34 Delta Ori (Bo) – The first object for tonight. Given the time I started and taking Orion’s belt as a reference, the middle star called Alnilam or 46 Epsilon Orionis was at an altitude of +09 vs if I had gone out earlier at say 7pm of +37 so this was a challenge before I started.
I did however see 34 Delta Ori (Mintaka) at Mag 2.2 and instantly knew it was right as I could see its double star companion around 1’oclock shining at Mag 6.8. It was a lovely sight seeing this visually tiny companion next to this larger and brighter star. Was very pleased I had started observing visually again.
41 Theta Ori (Bo) – Not seen as set
42 Theta Ori (Bo) – Not seen as set
43 Theta Ori (Bo) – Not seen as set
41 Iota Ori (Sp) – Not seen as set
48 Sigma Ori (Bs) – Another lovely little double star, just South West of the first of the belt stars from the left, Alnitak, 48 Sigma Orionis is a Mag 3.8 star and I could clearly make out the Mag 6.7 at around 10 o’clock.
B 35 – Not seen as expected due to lack of aperture
Basel 11B – This is a really tiny open cluster of stars, I knew it was there as I star hopped from Mu Gemini that I could see clearly at Mag 2.9. I could see Chi1 Orionis and Chi2 Orionis that form the upper stars in Orion’s club but it was easier to star hop from Mu Gem.
Basel 11B sits just North West of the club and reportedly has 12 stars, I could only see it with averted vision due to the aperture of the 100mm binos, however I would say 3-4 were visible, given they are Mag 10+ so pretty faint for this instrument.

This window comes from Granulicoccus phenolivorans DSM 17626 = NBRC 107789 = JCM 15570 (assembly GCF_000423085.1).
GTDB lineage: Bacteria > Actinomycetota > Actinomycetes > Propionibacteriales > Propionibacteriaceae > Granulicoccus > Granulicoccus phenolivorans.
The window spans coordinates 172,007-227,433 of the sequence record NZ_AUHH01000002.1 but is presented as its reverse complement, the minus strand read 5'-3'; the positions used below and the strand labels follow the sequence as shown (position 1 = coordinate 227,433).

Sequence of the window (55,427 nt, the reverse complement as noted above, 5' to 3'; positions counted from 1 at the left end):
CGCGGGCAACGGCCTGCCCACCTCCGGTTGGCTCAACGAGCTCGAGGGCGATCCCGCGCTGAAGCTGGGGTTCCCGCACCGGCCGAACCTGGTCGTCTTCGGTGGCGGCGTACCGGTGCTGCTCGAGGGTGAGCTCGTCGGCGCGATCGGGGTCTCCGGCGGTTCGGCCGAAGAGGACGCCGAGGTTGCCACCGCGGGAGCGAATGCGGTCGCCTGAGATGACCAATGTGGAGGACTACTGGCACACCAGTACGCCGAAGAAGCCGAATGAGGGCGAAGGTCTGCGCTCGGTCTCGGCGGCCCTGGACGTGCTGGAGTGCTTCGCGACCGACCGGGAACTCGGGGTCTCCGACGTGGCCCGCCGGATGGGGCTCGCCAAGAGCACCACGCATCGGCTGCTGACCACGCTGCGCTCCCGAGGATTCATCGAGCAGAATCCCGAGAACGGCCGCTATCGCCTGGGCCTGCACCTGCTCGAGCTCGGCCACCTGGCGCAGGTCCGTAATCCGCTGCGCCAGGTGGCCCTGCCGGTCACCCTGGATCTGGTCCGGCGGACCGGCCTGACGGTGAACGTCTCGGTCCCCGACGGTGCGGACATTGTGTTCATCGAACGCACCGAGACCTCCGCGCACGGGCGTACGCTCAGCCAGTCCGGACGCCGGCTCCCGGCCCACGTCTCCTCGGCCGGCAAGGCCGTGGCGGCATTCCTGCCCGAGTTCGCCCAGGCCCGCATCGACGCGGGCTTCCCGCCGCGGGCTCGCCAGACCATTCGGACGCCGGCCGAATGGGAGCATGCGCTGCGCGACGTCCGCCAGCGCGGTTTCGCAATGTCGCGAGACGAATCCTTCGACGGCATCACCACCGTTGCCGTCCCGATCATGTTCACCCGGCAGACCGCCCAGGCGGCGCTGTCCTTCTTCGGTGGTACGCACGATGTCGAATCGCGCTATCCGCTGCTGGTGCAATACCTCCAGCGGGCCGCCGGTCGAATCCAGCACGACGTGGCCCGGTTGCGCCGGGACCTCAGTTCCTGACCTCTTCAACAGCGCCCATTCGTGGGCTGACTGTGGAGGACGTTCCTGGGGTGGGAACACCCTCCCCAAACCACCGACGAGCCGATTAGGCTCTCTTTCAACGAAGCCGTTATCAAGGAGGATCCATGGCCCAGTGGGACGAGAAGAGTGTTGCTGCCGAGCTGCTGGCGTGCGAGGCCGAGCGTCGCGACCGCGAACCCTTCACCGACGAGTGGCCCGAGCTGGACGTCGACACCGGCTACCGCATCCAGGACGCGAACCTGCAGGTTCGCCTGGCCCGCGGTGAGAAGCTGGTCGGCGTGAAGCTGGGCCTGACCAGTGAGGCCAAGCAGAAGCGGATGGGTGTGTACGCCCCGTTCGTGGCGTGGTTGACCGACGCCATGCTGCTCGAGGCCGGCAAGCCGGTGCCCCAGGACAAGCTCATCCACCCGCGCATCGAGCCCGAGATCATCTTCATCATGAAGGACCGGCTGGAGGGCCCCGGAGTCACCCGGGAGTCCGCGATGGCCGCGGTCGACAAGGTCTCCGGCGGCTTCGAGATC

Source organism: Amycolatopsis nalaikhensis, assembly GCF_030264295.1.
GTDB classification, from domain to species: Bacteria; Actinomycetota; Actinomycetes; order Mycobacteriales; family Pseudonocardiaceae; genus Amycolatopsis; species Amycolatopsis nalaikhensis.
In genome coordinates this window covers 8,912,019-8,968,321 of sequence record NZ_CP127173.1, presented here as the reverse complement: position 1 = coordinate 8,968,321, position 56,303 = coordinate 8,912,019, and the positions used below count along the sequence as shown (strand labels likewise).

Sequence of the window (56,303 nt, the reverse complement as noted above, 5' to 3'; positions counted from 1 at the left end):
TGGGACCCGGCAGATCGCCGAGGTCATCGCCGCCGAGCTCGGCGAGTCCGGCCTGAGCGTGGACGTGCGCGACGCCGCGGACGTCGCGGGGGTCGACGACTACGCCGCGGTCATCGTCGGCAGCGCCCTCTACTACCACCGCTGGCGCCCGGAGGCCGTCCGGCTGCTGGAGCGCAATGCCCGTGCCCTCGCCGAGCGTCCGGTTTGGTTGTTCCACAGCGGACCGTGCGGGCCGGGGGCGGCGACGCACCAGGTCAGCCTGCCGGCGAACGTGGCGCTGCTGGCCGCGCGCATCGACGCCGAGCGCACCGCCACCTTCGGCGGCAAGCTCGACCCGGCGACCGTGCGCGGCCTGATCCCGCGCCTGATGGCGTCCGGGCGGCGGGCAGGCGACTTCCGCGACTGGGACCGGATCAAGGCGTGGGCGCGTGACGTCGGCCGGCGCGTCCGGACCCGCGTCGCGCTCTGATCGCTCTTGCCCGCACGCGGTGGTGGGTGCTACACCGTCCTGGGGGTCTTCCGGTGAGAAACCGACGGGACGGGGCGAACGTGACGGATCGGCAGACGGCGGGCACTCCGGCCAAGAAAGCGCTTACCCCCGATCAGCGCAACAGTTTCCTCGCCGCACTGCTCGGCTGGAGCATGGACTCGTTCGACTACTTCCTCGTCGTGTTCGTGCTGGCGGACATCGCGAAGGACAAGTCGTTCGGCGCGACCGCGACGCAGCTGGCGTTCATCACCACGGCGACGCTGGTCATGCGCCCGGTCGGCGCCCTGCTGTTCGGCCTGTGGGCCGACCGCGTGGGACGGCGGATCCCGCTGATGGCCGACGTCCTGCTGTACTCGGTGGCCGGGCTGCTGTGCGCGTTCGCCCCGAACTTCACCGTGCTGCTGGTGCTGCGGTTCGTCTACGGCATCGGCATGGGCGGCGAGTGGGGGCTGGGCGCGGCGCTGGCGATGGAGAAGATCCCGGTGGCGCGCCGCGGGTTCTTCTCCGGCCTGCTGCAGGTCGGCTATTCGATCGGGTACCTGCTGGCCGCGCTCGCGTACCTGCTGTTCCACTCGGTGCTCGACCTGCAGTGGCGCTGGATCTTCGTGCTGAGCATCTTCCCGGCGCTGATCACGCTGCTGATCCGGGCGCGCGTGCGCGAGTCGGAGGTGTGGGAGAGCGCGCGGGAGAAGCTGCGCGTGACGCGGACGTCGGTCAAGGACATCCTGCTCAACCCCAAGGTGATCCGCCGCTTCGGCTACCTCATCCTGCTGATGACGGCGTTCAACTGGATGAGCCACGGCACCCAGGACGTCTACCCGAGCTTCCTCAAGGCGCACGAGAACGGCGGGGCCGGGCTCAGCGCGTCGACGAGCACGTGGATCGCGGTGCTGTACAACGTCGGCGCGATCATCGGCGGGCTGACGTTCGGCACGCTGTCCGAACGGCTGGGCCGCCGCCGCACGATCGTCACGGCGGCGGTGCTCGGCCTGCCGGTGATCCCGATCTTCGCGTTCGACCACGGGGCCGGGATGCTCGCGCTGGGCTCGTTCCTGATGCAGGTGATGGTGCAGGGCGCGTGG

Berkeley 21 – I was really not sure if I could see this, even with averted vision. The cluster is about Mag 11 so right on the limit of my instrument. I kept going back and forth, I was in the right area as it is fairly next door to Basel 11B. I jiggled the binos about but I could not be certain. I will have another go when Orion is higher earlier in the night.
So that was it for me, Orion was setting so it was time for bed.ß
Holiday time! Well at least a week off work. It’s been a cold and cloudy Winter so far. So a night where I can get out the travel telescope and setup in the vegetable patch, the construction site of IMT3b is a good thing. The challenge I have is my ribs still hurt somewhat from being broken after an unfortunate accident 4 weeks ago. So I will go careful.
Earlier in the day I had Luke help me setup the equipment in the garden. First the binos to have a good look round.